NZ won't individualise opponents
Sportal.co.nz 13 Oct 2011 Getty Images
"They are our No.1 foe and we are looking forward to playing them," he said.
As a loose forward he was well aware of the significance of the breakdown, an area Wallabies flanker David Pocock had found such value in during the quarter-final win over South Africa.
"That game showed how crucial the breakdown area is," he said. "We are looking to shore that area up."
Kaino, who has played every minute of the campaign, said his body was holding up well although he was a little sore after a physical clash against Argentina in the quarter-finals.
Kaino went down twice in that game, the first after his ankle got caught under a ruck and the second when he was winded.
Winning the physical battle against the Wallabies would also go a long way towards securing victory on Sunday, Kaino added.
Halfback Andrew Ellis said the leadership vacuum that had been created through the loss of Dan Carter and Mils Muliaina in the backline had been spread among the other members of the team.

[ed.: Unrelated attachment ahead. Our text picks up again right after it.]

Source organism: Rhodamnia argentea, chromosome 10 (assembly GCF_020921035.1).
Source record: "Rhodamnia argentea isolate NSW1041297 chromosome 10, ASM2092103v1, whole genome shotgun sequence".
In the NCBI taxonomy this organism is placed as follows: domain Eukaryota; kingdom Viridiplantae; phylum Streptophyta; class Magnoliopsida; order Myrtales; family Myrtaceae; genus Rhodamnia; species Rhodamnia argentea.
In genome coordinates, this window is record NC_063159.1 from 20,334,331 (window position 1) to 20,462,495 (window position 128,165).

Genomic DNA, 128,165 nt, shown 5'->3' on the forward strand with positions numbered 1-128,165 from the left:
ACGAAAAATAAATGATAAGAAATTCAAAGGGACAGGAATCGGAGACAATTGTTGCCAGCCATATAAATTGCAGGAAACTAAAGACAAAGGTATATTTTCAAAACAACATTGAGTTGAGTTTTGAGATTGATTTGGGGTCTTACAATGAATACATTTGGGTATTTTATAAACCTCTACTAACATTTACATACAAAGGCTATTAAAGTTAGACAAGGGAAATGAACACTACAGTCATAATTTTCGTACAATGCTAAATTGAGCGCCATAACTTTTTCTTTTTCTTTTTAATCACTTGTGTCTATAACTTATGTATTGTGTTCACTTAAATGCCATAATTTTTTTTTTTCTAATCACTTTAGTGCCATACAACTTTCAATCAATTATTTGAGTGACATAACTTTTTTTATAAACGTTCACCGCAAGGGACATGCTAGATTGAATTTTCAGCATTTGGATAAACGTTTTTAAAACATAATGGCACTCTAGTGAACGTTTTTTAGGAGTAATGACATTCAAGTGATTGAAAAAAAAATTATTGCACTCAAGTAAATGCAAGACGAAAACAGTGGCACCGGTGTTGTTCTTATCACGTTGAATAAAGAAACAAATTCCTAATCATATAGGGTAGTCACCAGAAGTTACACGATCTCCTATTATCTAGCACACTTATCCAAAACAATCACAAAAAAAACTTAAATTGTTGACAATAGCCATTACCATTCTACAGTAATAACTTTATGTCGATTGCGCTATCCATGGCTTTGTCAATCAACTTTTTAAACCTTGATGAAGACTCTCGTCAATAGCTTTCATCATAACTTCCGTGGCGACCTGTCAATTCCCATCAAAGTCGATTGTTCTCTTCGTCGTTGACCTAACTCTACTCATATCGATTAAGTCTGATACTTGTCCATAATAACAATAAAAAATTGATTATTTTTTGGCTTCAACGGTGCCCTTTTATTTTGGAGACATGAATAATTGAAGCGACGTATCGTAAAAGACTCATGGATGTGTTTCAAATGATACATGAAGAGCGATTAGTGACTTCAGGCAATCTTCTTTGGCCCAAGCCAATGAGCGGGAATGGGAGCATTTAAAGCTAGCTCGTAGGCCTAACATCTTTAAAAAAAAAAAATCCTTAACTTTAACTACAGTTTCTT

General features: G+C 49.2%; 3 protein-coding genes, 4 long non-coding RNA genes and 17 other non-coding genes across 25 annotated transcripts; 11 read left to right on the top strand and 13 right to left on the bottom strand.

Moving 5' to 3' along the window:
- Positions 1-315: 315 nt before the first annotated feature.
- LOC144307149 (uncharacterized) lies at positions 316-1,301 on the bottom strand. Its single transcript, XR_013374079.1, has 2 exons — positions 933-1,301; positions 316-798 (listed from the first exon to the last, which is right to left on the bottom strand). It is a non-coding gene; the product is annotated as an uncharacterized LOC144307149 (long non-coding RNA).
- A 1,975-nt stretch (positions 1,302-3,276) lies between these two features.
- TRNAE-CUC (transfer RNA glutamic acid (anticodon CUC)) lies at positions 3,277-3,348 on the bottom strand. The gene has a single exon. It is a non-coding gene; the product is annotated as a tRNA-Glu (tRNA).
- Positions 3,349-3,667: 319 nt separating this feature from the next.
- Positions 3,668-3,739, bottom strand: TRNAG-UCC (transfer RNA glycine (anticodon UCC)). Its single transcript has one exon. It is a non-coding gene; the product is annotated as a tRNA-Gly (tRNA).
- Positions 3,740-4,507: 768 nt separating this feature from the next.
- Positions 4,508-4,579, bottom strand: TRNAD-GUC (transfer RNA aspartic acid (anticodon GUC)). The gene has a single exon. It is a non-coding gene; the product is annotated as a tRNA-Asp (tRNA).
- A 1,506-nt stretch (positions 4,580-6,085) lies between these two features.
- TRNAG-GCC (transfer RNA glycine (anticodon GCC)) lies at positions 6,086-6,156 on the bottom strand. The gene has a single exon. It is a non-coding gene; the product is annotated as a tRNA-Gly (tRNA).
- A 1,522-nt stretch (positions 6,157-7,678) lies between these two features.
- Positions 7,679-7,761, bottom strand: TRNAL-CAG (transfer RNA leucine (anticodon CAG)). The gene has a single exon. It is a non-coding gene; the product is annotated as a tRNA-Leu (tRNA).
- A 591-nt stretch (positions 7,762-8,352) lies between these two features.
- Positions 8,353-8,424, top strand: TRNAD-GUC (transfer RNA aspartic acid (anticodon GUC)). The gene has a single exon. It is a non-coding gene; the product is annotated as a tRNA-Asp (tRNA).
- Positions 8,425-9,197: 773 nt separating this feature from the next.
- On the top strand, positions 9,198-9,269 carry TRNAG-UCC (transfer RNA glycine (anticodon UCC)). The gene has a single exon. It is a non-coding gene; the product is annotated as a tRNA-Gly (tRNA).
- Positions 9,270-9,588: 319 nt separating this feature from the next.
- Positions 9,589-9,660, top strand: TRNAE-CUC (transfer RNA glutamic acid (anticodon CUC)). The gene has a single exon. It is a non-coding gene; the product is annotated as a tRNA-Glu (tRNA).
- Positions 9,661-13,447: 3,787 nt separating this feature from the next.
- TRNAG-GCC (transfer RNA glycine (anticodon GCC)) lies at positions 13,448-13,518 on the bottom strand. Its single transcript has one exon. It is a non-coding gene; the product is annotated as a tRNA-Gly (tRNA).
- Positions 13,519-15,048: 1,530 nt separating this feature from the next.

"Every game in the knockout stage is big and it is a massive game for us. The message we got from the 1987 team on Tuesday was the semi-final was their big game and the final would look after itself after that," he said.
"We know how physically teams like to come out but that is not the only motivating factor in the game."
Ellis said the sides remaining in the World Cup all played running rugby and the refereeing had reflected
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